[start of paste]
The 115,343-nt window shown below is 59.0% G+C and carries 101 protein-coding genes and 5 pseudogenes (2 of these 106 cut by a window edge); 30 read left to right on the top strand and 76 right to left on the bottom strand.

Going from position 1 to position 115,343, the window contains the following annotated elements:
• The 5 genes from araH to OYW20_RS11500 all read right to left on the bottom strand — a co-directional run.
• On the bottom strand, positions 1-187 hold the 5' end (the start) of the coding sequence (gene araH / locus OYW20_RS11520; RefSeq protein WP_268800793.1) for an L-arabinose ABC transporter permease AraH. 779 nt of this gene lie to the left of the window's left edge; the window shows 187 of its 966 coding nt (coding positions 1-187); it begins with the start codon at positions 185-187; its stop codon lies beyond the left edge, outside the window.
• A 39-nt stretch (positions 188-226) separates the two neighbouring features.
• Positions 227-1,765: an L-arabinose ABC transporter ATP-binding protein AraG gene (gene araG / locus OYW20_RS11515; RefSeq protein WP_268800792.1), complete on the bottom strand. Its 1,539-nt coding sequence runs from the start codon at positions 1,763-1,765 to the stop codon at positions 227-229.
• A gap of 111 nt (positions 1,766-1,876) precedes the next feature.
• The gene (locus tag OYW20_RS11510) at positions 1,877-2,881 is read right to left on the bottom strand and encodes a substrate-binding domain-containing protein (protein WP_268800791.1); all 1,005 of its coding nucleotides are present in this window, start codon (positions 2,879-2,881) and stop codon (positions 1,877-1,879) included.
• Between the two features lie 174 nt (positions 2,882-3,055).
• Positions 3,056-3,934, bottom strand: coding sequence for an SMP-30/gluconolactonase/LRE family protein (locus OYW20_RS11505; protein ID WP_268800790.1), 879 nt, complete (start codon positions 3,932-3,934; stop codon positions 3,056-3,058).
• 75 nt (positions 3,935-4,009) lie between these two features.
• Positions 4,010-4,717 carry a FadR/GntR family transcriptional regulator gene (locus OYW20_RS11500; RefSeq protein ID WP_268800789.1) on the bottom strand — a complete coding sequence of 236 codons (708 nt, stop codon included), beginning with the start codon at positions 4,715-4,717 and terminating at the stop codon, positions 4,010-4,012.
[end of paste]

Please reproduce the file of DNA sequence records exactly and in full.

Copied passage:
The 115,343-nt window shown below is 59.0% G+C and carries 101 protein-coding genes and 5 pseudogenes (2 of these 106 cut by a window edge); 30 read left to right on the top strand and 76 right to left on the bottom strand.

Going from position 1 to position 115,343, the window contains the following annotated elements:
• The 5 genes from araH to OYW20_RS11500 all read right to left on the bottom strand — a co-directional run.
• On the bottom strand, positions 1-187 hold the 5' end (the start) of the coding sequence (gene araH / locus OYW20_RS11520; RefSeq protein WP_268800793.1) for an L-arabinose ABC transporter permease AraH. 779 nt of this gene lie to the left of the window's left edge; the window shows 187 of its 966 coding nt (coding positions 1-187); it begins with the start codon at positions 185-187; its stop codon lies beyond the left edge, outside the window.
• A 39-nt stretch (positions 188-226) separates the two neighbouring features.
• Positions 227-1,765: an L-arabinose ABC transporter ATP-binding protein AraG gene (gene araG / locus OYW20_RS11515; RefSeq protein WP_268800792.1), complete on the bottom strand. Its 1,539-nt coding sequence runs from the start codon at positions 1,763-1,765 to the stop codon at positions 227-229.
• A gap of 111 nt (positions 1,766-1,876) precedes the next feature.
• The gene (locus tag OYW20_RS11510) at positions 1,877-2,881 is read right to left on the bottom strand and encodes a substrate-binding domain-containing protein (protein WP_268800791.1); all 1,005 of its coding nucleotides are present in this window, start codon (positions 2,879-2,881) and stop codon (positions 1,877-1,879) included.
• Between the two features lie 174 nt (positions 2,882-3,055).
• Positions 3,056-3,934, bottom strand: coding sequence for an SMP-30/gluconolactonase/LRE family protein (locus OYW20_RS11505; protein ID WP_268800790.1), 879 nt, complete (start codon positions 3,932-3,934; stop codon positions 3,056-3,058).
• 75 nt (positions 3,935-4,009) lie between these two features.
• Positions 4,010-4,717 carry a FadR/GntR family transcriptional regulator gene (locus OYW20_RS11500; RefSeq protein ID WP_268800789.1) on the bottom strand — a complete coding sequence of 236 codons (708 nt, stop codon included), beginning with the start codon at positions 4,715-4,717 and terminating at the stop codon, positions 4,010-4,012.